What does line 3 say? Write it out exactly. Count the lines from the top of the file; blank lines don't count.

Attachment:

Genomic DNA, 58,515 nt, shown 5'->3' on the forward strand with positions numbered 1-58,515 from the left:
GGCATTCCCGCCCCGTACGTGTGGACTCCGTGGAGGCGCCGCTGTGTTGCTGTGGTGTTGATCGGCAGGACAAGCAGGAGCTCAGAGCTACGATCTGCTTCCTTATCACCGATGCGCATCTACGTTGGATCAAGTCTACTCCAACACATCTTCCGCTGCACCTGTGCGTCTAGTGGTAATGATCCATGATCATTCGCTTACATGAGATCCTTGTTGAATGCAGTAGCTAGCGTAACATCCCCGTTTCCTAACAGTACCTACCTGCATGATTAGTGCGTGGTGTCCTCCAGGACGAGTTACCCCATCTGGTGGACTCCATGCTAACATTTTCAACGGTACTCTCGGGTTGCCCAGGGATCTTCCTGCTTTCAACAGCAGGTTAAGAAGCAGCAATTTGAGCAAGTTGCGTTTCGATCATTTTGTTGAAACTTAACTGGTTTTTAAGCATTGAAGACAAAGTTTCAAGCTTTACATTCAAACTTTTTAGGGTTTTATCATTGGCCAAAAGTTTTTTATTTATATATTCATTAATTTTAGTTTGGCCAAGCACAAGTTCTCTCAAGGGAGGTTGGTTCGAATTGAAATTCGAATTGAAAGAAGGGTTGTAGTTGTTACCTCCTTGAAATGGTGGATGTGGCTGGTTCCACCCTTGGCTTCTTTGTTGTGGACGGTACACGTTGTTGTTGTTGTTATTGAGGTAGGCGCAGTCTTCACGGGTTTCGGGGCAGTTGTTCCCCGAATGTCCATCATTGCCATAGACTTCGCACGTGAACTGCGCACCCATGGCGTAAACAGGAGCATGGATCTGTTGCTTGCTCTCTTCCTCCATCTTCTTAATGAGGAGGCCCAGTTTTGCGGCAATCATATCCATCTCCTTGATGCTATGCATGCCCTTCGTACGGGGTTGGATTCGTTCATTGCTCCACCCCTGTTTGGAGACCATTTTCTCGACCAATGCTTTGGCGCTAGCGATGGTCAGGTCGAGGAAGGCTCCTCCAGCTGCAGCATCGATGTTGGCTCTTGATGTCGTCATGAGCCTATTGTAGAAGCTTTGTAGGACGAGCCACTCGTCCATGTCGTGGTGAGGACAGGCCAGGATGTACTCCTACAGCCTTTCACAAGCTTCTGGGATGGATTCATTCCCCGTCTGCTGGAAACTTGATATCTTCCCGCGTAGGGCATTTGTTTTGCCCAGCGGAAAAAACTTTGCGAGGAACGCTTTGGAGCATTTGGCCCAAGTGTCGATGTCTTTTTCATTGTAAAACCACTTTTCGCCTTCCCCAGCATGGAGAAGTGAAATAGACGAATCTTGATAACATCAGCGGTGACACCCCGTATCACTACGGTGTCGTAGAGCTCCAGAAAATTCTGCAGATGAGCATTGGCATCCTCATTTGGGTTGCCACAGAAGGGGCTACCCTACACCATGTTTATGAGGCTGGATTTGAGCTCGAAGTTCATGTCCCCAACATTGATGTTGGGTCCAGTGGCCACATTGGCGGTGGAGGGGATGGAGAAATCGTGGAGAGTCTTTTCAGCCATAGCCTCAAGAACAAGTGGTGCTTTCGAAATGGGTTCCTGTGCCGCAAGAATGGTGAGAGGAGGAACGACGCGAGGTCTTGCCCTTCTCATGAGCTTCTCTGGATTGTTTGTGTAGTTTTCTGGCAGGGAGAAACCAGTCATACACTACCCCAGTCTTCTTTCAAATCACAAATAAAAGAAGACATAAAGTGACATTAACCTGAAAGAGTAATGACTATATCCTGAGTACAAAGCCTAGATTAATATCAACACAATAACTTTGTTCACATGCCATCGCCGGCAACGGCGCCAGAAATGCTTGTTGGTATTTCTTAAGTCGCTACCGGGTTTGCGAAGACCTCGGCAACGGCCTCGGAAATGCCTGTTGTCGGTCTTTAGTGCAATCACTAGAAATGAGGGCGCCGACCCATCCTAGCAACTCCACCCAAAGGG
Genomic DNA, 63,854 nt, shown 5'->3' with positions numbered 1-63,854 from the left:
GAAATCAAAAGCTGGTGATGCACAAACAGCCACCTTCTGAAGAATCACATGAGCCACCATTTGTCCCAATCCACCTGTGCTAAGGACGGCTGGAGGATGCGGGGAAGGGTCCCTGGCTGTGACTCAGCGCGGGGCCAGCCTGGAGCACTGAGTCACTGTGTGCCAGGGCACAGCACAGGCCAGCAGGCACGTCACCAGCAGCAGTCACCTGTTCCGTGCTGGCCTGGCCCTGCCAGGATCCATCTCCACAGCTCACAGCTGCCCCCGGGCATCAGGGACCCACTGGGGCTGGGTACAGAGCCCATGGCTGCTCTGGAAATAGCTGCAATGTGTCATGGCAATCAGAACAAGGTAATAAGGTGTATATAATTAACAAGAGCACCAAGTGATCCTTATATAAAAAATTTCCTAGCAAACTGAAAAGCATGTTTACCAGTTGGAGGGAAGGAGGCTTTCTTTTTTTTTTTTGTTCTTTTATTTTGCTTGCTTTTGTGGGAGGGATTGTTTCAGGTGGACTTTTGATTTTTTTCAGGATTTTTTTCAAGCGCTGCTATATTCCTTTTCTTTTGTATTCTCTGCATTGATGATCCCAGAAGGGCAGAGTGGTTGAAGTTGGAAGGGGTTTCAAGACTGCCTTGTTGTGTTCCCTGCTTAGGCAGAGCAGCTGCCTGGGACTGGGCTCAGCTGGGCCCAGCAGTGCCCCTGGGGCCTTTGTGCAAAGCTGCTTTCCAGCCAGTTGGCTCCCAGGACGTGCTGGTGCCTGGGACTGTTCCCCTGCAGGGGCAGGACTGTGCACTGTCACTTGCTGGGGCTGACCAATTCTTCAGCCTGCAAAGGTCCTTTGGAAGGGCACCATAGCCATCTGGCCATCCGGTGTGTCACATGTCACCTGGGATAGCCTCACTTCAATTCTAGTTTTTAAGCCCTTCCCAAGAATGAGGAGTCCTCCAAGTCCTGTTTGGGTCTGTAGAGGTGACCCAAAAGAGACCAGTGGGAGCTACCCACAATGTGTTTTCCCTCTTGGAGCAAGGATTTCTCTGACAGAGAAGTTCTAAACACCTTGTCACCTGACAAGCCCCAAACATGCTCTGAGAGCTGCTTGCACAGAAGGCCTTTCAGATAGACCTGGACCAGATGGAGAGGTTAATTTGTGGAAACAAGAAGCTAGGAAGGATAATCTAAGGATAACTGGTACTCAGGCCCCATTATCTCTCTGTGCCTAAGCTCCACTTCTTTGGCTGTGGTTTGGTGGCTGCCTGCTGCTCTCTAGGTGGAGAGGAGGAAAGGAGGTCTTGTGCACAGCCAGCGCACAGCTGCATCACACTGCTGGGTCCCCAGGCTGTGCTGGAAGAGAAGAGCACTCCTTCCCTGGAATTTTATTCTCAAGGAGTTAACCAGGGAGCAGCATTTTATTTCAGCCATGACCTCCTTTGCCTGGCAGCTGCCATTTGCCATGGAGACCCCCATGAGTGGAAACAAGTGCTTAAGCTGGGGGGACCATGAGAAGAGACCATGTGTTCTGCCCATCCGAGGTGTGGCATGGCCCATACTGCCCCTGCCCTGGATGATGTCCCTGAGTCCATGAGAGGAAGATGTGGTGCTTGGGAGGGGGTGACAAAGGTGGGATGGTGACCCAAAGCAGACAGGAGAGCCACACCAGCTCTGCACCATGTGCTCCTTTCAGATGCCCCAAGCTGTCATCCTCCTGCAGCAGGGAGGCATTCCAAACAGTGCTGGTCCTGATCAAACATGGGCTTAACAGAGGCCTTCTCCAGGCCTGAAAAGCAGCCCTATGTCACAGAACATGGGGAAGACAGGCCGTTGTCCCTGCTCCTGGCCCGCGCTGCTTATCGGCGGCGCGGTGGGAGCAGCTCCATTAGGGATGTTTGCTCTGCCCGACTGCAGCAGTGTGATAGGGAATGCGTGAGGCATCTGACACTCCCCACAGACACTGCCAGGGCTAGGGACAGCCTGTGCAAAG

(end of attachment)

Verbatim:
Genomic DNA, 63,854 nt, shown 5'->3' with positions numbered 1-63,854 from the left: